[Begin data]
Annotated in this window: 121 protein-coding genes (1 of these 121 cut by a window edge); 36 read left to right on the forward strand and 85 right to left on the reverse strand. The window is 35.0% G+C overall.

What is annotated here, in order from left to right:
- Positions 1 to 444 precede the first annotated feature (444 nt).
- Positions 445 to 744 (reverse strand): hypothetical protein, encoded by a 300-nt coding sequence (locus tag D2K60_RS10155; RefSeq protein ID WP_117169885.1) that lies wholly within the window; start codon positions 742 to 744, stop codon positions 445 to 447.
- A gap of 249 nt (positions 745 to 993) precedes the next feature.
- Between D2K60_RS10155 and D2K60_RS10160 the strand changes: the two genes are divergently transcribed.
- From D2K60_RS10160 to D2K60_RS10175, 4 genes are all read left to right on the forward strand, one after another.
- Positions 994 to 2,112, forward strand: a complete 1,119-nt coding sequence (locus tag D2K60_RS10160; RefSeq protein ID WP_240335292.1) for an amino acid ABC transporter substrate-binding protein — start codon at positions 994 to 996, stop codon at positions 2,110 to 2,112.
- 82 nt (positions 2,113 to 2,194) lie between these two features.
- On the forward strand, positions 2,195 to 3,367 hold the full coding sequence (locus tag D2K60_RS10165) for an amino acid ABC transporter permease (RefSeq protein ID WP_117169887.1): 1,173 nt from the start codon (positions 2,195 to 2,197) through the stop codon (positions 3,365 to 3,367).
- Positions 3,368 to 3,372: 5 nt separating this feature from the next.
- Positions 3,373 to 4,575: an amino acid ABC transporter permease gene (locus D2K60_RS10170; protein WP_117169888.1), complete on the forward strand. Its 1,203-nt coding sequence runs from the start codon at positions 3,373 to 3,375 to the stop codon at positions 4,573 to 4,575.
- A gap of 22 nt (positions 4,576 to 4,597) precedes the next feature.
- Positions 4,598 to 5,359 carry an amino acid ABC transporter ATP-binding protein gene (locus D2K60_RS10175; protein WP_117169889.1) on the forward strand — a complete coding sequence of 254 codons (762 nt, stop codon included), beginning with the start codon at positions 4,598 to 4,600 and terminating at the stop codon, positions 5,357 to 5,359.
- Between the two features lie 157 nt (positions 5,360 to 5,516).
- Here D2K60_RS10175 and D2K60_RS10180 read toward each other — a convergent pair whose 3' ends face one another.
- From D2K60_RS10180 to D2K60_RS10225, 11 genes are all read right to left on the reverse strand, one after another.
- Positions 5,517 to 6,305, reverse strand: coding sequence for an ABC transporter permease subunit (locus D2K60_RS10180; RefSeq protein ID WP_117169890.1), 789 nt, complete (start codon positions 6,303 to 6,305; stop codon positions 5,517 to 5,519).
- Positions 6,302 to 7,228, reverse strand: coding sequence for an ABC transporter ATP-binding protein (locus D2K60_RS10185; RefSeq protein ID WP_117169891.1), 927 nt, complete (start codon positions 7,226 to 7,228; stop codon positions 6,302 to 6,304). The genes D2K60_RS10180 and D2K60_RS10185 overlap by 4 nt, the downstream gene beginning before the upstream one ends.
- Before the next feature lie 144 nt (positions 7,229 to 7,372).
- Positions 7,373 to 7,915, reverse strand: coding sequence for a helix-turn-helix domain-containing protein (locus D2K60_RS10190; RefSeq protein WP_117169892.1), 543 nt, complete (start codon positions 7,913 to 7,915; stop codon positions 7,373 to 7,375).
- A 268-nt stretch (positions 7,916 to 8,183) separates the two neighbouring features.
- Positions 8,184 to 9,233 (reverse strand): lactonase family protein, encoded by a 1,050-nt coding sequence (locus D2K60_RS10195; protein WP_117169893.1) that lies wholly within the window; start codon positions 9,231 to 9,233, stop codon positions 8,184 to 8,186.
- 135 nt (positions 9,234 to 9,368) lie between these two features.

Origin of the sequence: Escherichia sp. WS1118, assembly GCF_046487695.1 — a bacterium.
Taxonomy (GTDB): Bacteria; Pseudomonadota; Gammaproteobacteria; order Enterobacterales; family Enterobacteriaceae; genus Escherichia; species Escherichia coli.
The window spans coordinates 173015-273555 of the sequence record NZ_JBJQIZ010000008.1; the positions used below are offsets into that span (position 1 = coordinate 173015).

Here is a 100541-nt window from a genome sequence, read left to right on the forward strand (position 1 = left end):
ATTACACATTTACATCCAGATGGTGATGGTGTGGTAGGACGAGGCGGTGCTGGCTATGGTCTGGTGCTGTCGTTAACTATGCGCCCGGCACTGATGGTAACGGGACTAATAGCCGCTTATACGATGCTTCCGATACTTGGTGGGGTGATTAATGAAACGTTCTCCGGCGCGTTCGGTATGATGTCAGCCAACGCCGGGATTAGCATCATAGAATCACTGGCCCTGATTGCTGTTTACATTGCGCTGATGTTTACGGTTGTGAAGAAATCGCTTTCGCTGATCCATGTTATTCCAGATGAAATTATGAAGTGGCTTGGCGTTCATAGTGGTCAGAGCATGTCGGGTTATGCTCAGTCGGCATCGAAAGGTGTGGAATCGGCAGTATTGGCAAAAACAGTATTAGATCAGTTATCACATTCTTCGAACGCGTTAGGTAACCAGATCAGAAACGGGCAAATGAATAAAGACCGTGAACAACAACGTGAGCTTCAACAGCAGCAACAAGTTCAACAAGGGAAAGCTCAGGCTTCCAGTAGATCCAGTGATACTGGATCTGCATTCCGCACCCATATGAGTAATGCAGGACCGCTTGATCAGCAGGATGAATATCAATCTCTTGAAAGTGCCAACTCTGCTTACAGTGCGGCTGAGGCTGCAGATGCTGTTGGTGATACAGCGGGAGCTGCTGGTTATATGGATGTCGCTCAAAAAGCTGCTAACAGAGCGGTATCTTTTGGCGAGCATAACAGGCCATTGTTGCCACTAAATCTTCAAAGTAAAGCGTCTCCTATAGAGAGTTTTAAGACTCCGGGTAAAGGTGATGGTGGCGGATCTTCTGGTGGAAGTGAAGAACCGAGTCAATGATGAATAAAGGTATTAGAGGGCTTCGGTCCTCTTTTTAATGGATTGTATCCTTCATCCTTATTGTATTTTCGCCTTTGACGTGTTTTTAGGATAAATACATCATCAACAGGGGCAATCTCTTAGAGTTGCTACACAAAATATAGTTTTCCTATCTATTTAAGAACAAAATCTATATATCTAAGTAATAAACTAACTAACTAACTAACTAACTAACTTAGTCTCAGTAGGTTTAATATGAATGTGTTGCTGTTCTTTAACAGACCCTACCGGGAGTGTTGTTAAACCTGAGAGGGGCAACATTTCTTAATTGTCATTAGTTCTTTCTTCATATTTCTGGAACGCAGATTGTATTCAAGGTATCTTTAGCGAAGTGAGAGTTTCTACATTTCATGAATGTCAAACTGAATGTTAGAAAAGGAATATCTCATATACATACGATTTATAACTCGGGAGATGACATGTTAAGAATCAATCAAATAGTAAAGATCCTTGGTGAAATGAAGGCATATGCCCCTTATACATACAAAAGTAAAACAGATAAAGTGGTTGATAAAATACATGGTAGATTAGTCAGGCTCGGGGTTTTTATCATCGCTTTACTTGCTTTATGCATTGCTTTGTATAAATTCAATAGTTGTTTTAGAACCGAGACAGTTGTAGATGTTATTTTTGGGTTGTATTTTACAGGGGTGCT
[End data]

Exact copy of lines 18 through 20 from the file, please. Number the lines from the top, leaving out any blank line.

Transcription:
- Positions 5,517 to 6,305, reverse strand: coding sequence for an ABC transporter permease subunit (locus D2K60_RS10180; RefSeq protein ID WP_117169890.1), 789 nt, complete (start codon positions 6,303 to 6,305; stop codon positions 5,517 to 5,519).
- Positions 6,302 to 7,228, reverse strand: coding sequence for an ABC transporter ATP-binding protein (locus D2K60_RS10185; RefSeq protein ID WP_117169891.1), 927 nt, complete (start codon positions 7,226 to 7,228; stop codon positions 6,302 to 6,304). The genes D2K60_RS10180 and D2K60_RS10185 overlap by 4 nt, the downstream gene beginning before the upstream one ends.
- Before the next feature lie 144 nt (positions 7,229 to 7,372).